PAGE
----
Multidimensional Models of Perception and Cognition

By F. Gregory Ashby | Go to book overview

appear the weakest of the four operational tasks discussed. The assumptions of the Restricted Classification Task are not easily tested, and, even if satisfied, the task is too susceptible to extraneous effects (e.g., stimulus, task, and observer). The Redundancy Task is also susceptible to extraneous variables, such as the subject's level of experience with the task. In addition, the ideal observer frequently violates decisional separability in the redundancy condition, thereby invalidating the Redundancy Task as a test of perceptual separability. The assumptions of Direct Dissimilarity Scaling are more easily tested, but have weak empirical validity (e.g., Tversky, 1977). Despite this fact, consistency, a relation that can be tested on dissimilarity data, is related to perceptual separability and decisional separability (see Proposition 7.2). Of the four operational tests reviewed in this chapter, the Filtering Task provides the best test of perceptual separability, because the ideal observer frequently utilizes decisional separability in the filtering condition.

Data from an identification task provide the most rigorous tests of perceptual separability because converging evidence from several quantitative tests (e.g., marginal response invariance or transmitted information) can be obtained. In addition, the parameters of each perceptual distribution can be estimated, and fits between general and more constrained models can be compared.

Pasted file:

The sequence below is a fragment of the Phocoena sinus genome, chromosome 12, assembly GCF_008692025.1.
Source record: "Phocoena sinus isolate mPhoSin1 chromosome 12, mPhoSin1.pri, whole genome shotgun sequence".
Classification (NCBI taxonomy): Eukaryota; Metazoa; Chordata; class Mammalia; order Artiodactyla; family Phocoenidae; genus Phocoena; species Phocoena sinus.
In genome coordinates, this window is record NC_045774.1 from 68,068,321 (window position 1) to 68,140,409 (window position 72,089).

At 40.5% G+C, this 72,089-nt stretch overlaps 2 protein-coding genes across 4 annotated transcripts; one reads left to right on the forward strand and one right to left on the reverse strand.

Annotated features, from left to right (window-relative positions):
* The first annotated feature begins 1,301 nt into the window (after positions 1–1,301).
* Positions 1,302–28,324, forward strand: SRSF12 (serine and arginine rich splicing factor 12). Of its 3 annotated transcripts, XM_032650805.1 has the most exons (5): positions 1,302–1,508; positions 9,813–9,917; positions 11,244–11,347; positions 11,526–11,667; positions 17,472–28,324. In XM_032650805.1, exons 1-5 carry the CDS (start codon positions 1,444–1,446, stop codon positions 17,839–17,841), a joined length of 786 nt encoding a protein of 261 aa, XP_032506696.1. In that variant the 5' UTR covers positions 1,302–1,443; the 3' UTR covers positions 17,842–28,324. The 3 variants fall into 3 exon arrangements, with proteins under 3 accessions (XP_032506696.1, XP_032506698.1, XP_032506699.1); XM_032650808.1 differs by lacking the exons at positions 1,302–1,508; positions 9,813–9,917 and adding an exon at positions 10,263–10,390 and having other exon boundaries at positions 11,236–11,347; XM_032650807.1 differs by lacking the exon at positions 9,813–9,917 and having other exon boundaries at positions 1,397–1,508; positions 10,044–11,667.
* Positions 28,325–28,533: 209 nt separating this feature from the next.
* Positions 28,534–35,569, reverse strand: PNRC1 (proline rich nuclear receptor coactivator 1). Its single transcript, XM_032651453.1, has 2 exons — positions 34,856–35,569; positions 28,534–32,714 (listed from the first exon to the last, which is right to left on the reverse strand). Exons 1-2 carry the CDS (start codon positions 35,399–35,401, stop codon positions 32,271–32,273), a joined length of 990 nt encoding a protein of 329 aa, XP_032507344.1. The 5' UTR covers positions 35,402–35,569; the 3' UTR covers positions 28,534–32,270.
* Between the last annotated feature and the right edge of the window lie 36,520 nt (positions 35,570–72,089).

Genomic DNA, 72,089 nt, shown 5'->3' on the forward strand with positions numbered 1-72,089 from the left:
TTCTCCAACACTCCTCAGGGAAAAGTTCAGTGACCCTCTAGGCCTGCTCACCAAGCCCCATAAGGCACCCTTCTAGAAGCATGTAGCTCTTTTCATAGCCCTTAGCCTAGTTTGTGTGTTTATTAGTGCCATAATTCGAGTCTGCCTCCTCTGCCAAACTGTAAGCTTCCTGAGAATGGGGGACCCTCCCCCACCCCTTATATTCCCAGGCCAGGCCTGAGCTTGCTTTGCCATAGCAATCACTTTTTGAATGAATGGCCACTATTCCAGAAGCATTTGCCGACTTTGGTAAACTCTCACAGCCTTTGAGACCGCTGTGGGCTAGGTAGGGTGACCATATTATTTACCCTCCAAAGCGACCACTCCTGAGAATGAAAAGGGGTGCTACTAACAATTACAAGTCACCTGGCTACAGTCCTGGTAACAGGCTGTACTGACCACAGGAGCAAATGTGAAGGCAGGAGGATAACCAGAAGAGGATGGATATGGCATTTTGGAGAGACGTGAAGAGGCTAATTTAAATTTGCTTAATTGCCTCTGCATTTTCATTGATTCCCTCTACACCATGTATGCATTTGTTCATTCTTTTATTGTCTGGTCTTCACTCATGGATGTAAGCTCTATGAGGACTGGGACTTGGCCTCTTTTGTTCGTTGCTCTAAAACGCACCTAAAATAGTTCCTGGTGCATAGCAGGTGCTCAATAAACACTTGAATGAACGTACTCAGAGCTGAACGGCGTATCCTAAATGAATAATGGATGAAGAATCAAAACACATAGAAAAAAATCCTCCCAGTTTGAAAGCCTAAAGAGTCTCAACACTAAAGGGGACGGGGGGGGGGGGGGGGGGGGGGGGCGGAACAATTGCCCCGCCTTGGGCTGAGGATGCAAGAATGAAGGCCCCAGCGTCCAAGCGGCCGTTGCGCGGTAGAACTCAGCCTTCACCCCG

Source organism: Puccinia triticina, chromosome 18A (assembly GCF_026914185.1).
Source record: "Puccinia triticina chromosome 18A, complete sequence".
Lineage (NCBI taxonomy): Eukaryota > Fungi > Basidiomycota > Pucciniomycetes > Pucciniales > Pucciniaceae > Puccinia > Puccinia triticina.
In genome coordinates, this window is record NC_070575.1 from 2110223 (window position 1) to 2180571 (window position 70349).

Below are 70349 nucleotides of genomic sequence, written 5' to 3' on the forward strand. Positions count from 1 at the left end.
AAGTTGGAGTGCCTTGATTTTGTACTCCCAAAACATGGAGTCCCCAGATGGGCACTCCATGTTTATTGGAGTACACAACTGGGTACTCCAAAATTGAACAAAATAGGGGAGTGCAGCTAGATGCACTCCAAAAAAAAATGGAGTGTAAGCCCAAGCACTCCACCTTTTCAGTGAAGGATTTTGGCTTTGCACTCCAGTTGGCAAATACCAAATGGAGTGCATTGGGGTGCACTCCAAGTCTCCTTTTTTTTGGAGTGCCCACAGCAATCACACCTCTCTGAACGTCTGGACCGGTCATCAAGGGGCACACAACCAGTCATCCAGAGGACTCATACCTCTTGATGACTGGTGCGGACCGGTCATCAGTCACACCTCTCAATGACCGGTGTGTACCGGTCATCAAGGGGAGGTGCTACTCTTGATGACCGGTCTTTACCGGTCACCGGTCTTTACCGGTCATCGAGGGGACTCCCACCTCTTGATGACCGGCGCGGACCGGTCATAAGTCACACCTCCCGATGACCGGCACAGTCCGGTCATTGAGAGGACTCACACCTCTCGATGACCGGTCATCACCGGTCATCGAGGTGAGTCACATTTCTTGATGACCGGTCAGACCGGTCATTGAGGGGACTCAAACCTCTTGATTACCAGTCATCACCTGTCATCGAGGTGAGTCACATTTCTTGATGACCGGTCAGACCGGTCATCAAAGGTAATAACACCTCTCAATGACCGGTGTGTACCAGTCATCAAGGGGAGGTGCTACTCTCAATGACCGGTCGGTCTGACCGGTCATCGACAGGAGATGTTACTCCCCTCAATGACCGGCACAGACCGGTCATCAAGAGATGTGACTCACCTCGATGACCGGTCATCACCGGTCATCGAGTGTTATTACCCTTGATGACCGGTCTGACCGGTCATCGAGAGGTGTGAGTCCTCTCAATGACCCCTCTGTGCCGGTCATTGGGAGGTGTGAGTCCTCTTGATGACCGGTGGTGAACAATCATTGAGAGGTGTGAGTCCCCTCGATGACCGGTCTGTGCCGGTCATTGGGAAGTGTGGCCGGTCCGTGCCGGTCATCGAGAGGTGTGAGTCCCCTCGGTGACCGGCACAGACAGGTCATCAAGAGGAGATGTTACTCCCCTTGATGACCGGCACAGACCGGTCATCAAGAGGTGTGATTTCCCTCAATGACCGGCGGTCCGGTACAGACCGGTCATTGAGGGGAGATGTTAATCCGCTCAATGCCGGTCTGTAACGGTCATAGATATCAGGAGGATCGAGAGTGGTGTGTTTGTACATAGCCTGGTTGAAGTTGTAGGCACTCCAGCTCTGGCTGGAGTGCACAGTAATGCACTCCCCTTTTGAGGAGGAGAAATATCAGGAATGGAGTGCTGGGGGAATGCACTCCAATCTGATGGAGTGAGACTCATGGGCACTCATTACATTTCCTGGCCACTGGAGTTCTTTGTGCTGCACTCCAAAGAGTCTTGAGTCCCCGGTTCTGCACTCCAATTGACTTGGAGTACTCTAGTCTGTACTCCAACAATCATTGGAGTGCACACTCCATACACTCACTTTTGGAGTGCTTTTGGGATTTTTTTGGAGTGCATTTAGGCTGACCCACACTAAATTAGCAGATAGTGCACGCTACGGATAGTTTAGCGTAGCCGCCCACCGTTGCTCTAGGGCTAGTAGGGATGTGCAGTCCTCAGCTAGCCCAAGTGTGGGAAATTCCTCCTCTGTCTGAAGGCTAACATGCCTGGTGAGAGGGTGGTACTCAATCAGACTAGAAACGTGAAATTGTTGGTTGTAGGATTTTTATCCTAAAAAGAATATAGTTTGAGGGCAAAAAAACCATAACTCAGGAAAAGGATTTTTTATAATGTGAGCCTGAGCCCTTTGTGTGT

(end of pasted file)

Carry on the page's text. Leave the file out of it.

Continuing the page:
APPENDIX A

Proof of Proposition 7.1: The first several steps of the proof are identical to those of Ashby and Perrin ( 1988, Theorem 1) and will not be repeated. Begin with their equation stating

s(A, B) =Φ{-1/2[μA - μB)′∑-1(μA - μB)]1/2}, (A1)

where Φ represents the standard normal cumulative distribution function. Now, since = σr2I, s(A, B) = Φ(-dAB/2), where dAB is the Euclidean distance between means.

Denote the monotonically decreasing function that relates dissimilarity and similarity by g. Then

(A2)

As dAB increases, Φ(-dAB/2) decreases, so g[Φ(-dAB/2)] is increasing, which proves the theorem.

Proof of Proposition 7.2: For simplicity, I derive only Equation 8. The proof for Equation 9 follows analogously. If components A and B are perceptually separable, then

-179-

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